KHATLON PROVINCE -- Although one native of Bokhtar District is back in Tajikistan after almost a year as an insurgent in Syria, authorities remain concerned about Khatlon Province's contribution to the ranks of militants in the Middle East.
Last year, authorities detained 238 members of terrorist or extremist groups in the province, said Tajik President Emomali Rahmon, according to a May 13 statement by his press office.
Speaking to an audience of Khatlon Province residents and leaders in Dangara District, Rahmon warned, "Currently, 507 residents of the province ... are fighting in Syria and Iraq. According to our figures, 60 have been killed."
Bokhtar is the Tajik district with the highest proportion of residents who left to fight in Syria and Iraq, a Tajik law enforcement source told Caravanserai on condition of anonymity.
"In a [district] with a population of 24,000, about 90 people have joined terrorist groups in the past three years," said the source. "We haven't confirmed the exact number of deaths because most [of the affected parents] are hoping their sons will return. [Some] parents don't believe that their children are fighting for 'jihadists'."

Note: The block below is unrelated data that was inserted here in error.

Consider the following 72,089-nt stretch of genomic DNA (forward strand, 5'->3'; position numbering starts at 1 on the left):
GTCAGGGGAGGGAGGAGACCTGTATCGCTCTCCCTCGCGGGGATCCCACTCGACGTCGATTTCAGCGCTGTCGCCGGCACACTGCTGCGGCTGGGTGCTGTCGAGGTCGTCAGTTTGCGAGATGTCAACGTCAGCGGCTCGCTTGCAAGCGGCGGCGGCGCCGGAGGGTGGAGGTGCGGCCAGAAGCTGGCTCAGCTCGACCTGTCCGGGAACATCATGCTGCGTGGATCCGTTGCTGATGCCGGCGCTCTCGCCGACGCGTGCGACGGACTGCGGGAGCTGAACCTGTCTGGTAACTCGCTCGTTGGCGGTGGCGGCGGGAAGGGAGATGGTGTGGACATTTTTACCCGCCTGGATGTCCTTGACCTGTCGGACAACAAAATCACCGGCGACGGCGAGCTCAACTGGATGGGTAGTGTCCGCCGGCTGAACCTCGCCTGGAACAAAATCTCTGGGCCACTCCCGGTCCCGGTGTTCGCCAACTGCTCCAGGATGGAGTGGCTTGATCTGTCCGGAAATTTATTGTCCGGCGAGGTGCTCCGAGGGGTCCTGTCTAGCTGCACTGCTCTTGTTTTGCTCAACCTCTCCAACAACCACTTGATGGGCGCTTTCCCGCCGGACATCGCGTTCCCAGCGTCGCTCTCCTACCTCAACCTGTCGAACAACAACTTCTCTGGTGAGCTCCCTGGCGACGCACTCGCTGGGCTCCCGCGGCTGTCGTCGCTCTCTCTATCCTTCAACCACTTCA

Earlier, Caravanserai reported on Tajik parents, who, misguidedly or not, insist that their children are "trapped in Syria" and hope for their homecoming.
Tajik families hope children will return
The return of ex-"Islamic State" (IS) militant Parviz Kosimov, now 21, from Syria in May 2015 has given hope to other parents in Khatlon Province that their radicalised sons and daughters will come home.
Kosimov stayed silent about his nine-month-long ordeal for two years before deciding to reach out to other young Tajiks through talks and meetings.
Kosimov's return "gives hope to many people", Faizullo Rajabov, official in charge of religious affairs for Bokhtar District, told Caravanserai.
His mother, Tojikhon Bobiyeva, is hoping that he can rebuild his life.
She said she never stopped believing that he had been duped into going to Syria and that he would come to his senses.
He lacked "enough religious education, so it was easy to recruit him", she told Caravanserai.
"I tried to understand why he did it," she said. "I didn't condemn him because I understood that he might be completely deluded."
Meanwhile, Bobiyeva hopes that her son will be able to fulfill his lifelong dream of becoming a doctor, though presently the Education Ministry does not allow former militants to return to school.
"He committed a grievous mistake that he profoundly regrets," she said. "I want him to forget the whole nightmare and continue his life."